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Report: U.S. Intelligence Agencies Are Keeping From Congress Key Information About Covid Origins

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U.S. intelligence agencies are obstructing congressional oversight by failing to disclose relevant information about Covid-19’s origins and potential connections to a Chinese bioweapons program, finds a new report from the Republicans on the House Permanent Select Committee On Intelligence. The HPSCI Republicans led by Rep. Brad Wenstrup of Ohio found “indications that SARS-CoV-2 may have been tied to China’s biological weapons research program and spilled over to the human population during a lab-related incident at the Wuhan Institute of Virology (WIV).”

U.S. intelligence agencies, along with corporate media and Big Tech, scrambled at Covid’s release to censor suggestions the virus leaked from a lab working on gain-of-function research at the Wuhan Institute of Virology. Publications such as The Federalist that reported on evidence for the lab leak theory were punished by internet censors.

Wenstrup confirmed during a press conference on Thursday that “right now, there’s no evidence that it came from nature.” He also said China’s communist government likely benefitted from misleading reports that Covid originated in a Chinese wet market, instead of from a government-run lab.

“Since the People’s Republic of China has not been transparent in sharing information, the IC is uniquely situated to provide relevant information. However, the IC has thus far failed to inform the public and failed to keep its Congressional oversight committees fully informed about what it knows,” the report states. “The IC owes the American people greater transparency on the information it already has and must be fully transparent to those in Congress with oversight responsibility.”

Instead of “adequately” addressing lab leak theories, the committee said various intelligence agencies — including the CIA, FBI, DHS, the State Department’s Bureau of Intelligence and Research, Defense Intelligence Agency, the Department of Energy’s Office of Intelligence and Counterintelligence, and the Undersecretary of Defense for Intelligence and Security — “downplayed the possibility that SARS-CoV2 was connected to China’s bioweapons program based in part on input from outside experts.”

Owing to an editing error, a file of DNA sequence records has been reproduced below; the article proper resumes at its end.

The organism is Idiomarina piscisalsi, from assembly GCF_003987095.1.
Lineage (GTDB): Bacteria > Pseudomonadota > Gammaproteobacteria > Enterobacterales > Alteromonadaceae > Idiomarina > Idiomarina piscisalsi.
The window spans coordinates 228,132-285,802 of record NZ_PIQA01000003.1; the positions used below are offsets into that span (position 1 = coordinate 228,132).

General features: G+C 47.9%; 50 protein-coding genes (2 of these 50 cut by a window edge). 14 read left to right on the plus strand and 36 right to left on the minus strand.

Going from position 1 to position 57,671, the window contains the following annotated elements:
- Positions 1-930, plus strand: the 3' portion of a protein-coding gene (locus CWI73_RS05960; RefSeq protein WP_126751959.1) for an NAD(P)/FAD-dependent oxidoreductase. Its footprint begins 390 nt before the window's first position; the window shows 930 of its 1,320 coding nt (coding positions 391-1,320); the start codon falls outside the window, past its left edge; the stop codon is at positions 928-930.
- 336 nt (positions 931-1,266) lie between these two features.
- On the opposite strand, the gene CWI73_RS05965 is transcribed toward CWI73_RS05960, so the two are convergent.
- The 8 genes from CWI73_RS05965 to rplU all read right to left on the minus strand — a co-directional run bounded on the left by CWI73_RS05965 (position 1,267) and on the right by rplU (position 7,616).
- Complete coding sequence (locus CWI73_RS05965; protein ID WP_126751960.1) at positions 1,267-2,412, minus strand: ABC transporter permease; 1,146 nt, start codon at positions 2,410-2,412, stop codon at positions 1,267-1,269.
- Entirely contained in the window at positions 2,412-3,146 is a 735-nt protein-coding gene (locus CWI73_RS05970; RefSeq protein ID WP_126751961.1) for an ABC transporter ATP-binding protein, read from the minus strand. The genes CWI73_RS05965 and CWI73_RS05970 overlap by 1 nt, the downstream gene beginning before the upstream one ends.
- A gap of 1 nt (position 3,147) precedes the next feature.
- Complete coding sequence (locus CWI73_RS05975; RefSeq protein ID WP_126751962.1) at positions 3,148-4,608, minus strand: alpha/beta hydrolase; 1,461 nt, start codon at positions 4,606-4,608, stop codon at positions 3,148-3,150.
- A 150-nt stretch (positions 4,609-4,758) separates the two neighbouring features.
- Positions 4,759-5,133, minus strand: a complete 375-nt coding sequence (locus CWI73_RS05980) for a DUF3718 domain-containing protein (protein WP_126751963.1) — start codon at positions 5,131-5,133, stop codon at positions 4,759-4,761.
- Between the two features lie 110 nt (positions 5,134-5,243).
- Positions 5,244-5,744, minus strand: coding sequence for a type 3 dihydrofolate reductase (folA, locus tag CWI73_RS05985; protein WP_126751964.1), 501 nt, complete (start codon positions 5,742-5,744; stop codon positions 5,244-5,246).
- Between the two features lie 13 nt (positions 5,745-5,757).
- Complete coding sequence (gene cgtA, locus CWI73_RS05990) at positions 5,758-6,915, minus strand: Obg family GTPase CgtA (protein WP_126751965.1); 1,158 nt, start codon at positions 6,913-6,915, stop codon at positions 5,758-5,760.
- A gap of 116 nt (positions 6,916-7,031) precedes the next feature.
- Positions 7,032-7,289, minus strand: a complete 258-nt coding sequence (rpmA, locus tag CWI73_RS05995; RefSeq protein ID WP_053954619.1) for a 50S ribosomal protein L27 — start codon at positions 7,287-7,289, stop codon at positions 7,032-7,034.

Not only did intelligence bureaucrats fail to disclose to Congress which “experts” they relied on to reach that conclusion, they also omitted important information from the declassified version of their classified assessment.

These discrepancies, the committee stated, “could have been shared without damaging national security” but were not supplied. Even after “dozens” of rounds of congressional demands, intelligence agencies failed to “disclose to the public its confidence level regarding this bioweapons assessment.” They also “failed to correct claims” in accordance with new information that “undermined a key assertion in the report.”

“These omissions likely skewed the public’s understanding of key issues and deepened mistrust,” the committee noted.

The committee wants its report to encourage intelligence agencies to explore the ties between communist China’s weapons program and Covid-19. If those agencies continue to stonewall, the HPSCI says it welcomes a report from the Government Accountability Office.

“We have this responsibility to protect our national security and our national health,” Wenstrup told reporters. “And that’s why we’re looking into things. If something doesn’t add up, we have the responsibility on behalf of the American people to raise the issues so that we hope to be able to get people in front of us that would explain the differences between the two reports.”

Wenstrup also said that the committee plans to use its subpoena power if intelligence agencies refuse to disclose why there are discrepancies between the classified and unclassified reports.

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